Table 4

Variations in Teff, MH, and RLD from the SINFONI spectra and NACO H-band photometry.

4. Discussion

4.1. Size of GCIRS 7 and its environment

The effective temperature and radius of 74 Galactic RSGs have been determined by van Belle et al. (2009). From their Eq. (1), we can estimate (VK)0 = 4.5 ± 0.3 for GCIRS 7. This part of their Fig. 5 ((VK)0> 3.5, R> 500 R) is mostly occupied by stars from Levesque et al. (2005), which GCIRS 7 is quite consistent with.

Using Teff = 3600 K, mH(2013) = 10.10, AK = 3.48, and AH/AK = 1.73 (Table 1), we compute a limb-darkened diameter of 1.10 mas using the relations given in Kervella et al. (2004). The K-band relation with mK(2013) = 7.3 yields a very similar value. This is well within 1σ of our 2013 measurement. The angular diameter we fitted on the 2008 K-band AMBER data (1.5–2 mas) is affected by degeneracy with the circumstellar environment. However, it is consistent with the photometry: the H-band relation in Kervella et al. (2004) yields θLD = 1.68, RLD = 1500 R for mH(2008) = 9.21, still assuming Teff = 3600 K. In addition, this diameter is also consistent with the value we determine spectro-photometrically for the 2003 epoch, at which the star was approximately as bright as in 2008 (Table 4, Fig. 7).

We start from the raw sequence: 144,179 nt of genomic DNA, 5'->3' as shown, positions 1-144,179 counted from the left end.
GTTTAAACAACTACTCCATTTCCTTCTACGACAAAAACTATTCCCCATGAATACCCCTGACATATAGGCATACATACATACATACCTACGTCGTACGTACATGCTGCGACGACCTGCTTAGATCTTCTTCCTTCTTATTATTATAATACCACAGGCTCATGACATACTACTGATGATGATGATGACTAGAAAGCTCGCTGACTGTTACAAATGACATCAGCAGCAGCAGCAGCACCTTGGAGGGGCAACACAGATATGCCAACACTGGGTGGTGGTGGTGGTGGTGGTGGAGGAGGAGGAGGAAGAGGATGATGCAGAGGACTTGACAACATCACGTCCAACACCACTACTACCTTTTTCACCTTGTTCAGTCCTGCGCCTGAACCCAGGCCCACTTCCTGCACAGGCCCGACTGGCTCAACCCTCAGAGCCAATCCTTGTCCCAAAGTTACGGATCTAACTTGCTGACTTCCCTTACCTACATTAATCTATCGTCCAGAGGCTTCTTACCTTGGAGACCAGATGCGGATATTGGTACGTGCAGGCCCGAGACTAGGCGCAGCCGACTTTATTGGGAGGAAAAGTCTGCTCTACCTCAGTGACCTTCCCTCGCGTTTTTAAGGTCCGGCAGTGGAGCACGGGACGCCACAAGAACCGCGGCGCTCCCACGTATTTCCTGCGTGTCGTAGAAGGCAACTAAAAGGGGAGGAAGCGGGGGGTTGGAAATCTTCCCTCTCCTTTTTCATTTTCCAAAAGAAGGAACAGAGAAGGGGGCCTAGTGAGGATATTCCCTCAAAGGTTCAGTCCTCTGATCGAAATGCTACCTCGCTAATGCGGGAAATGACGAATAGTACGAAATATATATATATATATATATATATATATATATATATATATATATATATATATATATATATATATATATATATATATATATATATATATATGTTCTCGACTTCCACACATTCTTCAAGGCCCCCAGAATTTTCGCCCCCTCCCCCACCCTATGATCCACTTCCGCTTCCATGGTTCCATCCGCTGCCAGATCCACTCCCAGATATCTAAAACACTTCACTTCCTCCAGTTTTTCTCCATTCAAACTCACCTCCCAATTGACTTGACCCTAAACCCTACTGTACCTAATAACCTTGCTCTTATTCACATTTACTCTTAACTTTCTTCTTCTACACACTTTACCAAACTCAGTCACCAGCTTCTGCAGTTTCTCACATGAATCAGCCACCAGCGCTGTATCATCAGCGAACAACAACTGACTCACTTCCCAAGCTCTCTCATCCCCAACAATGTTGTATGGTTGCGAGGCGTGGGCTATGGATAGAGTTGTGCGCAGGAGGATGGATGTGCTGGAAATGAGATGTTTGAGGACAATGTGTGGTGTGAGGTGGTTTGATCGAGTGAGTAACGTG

The question that arises is whether this apparent change in radius is real. Indeed, no radius pulsation has been detected so far on similar RSGs. A change from 1000 R to 1500 R translates to ΔR/⟨R⟩ ≃ 40%, which is somewhat more than the maximum amplitude observed in cepheids (Tsvetkov 1988). In addition, R ≃ 1500 R is the size of the largest known RSGs (Levesque et al. 2005; Arroyo-Torres et al. 2013). Our interferometric measurements hint at a change in diameter. This change is confirmed by our analysis of the available spectroscopy and photometry. However, the systematic uncertainty of Teff translates into a large (200 R) systematic uncertainty on the radius. In addition, the spectro-photometric estimates assume that the H-band local extinction was constant throughout the ten years. Furthermore, the largest estimate (RLD(2003) = 1500 ± 200 R, including systematic errors) is based on an extrapolation of the NACO light curve. In conclusion, the unique best direct measurement for the size of GCIRS 7 is our PIONIER 2013 H-band measurement, which is not subject to degeneracy with the circumstellar environment, the star is probably truly variable in size, and θUD is unlikely to reach values in excess of 1.7 mas (R ≃ 1500 R).

This confirms the interpretation in Pott et al. (2008), where the loss of visibility was eventually attributed to a circumstellar contribution. However, the visibility measured in 2006 in the K band in Pott et al. (2008) was actually quite high compared to our 2008 measurement (V2 ≃ 0.8 at 20 ). Since the star was very faint at that time, one would naively expect the circumstellar emission to dominate and therefore the visibility to be quite low. This was not the case. This means that not only the star, but also its environment varied between 2006 and 2008. The 2006 measurement can be understood with either (or both) of the following hypotheses:

  • the circumstellar emission was fainter in 2006 thanin 2008, so that the ratio of one over the other has notchanged much;